ELEC: aided by donations from Fulop, Sweeney, labor, and Dems Establishment, Jackson smothers Trenton mayoral field

Plainfield Public Works Director Erick Jackson reported a clear-cut advantage over his adversaries and flexed a statewide establishment edge in the local Trenton money game.

The mayoral candidate raised $181,420 to date, including $96,811.80 for this morning’s 29-day report period, according to the state Election Law Enforcement Commission (ELEC).  

Jackson has $72,605.43 cash on hand.

Contributors to the candidate include a pair of warring 2017 gubernatorial prospects: Senate President Steve Sweeney (D-3) ($7,200), the Jersey City Democratic Committee (Mayor Steve Fulop) ($8,200); former U.S. Senator Bob Torricelli, former state Senator Bernard Kenny, and many labor group donations.

The election is on May 13th.

Mercer Deputy Clerk Walker Worthy reported raising $75,087 and $42,701 cash-on-hand.

Former City Police Director Jim Golden and his team raised $67,106 and now have $16,063 cash-on-hand.

Former Housing Authority Director Oliver Leggett raised $8,749 and has $1,100 cash on hand.

Retired soldier Paul Perez raised $14,912 and has $5,230 cash-on-hand.

Councilwoman Kathy McBride raised $13,857 and has $3,668 cash-on-hand.

Worthy, who has the support of many members of the Mercer County Democratic Party, attacked Jackson in the wake of his rival’s filing.

“One of my opponents has not been very honest with the voters of Trenton,” said the mayoral candidate in a statement. “The public record shows that Eric Jackson’s personal finances have been in disarray for a very long time, including two personal property foreclosures ten years apart; three state tax liens; a judgment for an unpaid debt to Fairleigh Dickinson University and a Chapter 7 personal bankruptcy.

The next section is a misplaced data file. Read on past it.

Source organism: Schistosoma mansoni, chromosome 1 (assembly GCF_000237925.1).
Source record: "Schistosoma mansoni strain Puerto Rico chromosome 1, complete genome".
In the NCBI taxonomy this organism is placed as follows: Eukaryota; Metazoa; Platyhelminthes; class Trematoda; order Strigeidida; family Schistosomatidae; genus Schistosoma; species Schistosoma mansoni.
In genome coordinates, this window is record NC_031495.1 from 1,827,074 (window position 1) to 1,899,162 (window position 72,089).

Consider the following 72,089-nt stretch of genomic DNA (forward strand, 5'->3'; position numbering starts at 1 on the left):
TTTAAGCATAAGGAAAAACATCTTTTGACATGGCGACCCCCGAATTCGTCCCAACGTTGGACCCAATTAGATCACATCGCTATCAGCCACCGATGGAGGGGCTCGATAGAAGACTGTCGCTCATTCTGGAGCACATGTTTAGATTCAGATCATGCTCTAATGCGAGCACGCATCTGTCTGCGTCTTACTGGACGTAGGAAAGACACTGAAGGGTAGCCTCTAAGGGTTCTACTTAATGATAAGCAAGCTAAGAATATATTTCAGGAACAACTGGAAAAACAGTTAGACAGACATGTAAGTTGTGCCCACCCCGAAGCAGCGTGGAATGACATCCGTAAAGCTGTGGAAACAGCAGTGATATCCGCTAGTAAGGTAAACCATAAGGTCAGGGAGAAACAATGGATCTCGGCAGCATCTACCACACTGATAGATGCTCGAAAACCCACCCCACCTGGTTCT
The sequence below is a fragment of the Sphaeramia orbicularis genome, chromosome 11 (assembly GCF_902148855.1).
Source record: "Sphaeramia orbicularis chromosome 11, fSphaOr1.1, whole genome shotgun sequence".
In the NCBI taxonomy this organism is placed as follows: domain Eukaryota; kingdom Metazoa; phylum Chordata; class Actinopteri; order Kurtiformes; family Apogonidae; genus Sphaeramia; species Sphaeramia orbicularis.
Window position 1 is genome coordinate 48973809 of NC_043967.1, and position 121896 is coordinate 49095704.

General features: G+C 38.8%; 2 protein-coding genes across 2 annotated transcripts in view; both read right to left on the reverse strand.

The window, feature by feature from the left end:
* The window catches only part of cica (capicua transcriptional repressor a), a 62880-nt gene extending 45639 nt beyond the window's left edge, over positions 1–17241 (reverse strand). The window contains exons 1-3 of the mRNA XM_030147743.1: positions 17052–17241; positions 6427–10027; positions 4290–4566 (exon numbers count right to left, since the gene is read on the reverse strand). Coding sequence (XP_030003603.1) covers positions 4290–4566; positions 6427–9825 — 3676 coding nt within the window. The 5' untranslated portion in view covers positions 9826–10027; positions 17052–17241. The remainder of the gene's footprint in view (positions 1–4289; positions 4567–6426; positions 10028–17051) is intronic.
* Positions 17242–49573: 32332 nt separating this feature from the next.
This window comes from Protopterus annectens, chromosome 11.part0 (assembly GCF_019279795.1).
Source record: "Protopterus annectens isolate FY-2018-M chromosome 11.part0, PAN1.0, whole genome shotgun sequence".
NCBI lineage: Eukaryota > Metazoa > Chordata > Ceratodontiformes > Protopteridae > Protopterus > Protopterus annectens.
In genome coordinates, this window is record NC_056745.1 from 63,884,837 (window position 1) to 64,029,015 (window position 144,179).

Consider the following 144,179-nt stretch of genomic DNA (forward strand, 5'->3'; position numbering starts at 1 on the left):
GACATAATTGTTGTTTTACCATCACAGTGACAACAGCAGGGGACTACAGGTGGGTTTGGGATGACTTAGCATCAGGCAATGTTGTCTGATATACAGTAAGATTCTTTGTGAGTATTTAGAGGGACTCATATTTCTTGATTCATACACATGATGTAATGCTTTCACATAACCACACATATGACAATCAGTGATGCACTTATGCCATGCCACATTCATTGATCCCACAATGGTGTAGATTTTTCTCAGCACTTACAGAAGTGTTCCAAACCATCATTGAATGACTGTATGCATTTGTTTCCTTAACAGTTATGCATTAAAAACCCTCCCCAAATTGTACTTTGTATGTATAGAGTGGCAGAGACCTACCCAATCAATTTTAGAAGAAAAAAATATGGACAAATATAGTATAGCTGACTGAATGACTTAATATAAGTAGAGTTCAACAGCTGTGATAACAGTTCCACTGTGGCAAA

“Mr. Jackson has not been forthcoming about this information in two mayoral electionsand has been anything but honest and transparent with the voters of Trenton about his personal finances — even as he calls for honesty and transparency in city government,” Worthy added. “This is the sort of double standard that led to the mess Trenton just went through with the administration of Mayor Tony Mack. We must hold our elected leaders to a higher standard and they must demonstrate they are worthy of the voters’ trust.”

Walker pointed out the following specifics:

  • Jackson and his first wife, Theresa, defaulted on a $56,883 mortgage on a property at 327 Euclid Avenue. The home was put up for auction in 1997 by the Mercer County Sheriff’s Office. 
  • Jackson and his second wife, Wanda, were co-debtors with two others on a property at 1222 Genesee Street that went into foreclosure over a $131,750 mortgage in 2007. 
  • The State of New Jersey filed a tax lien for $888 against Jackson in 2005
  • The State of New Jersey filed a tax lien for $2,2000 against Jackson in 2006.
  • The State of New Jersey filed a tax lien for $1,456 against Jackson in 2007.
  • A court in 2004 ordered Jackson to pay $4,364 in unpaid debt owed to Fairleigh Dickinson University, where Jackson attended college.
  • Jackson field for a Chapter 7 personal bankruptcy in December 1996 
ELEC: aided by donations from Fulop, Sweeney, labor, and Dems Establishment, Jackson smothers Trenton mayoral field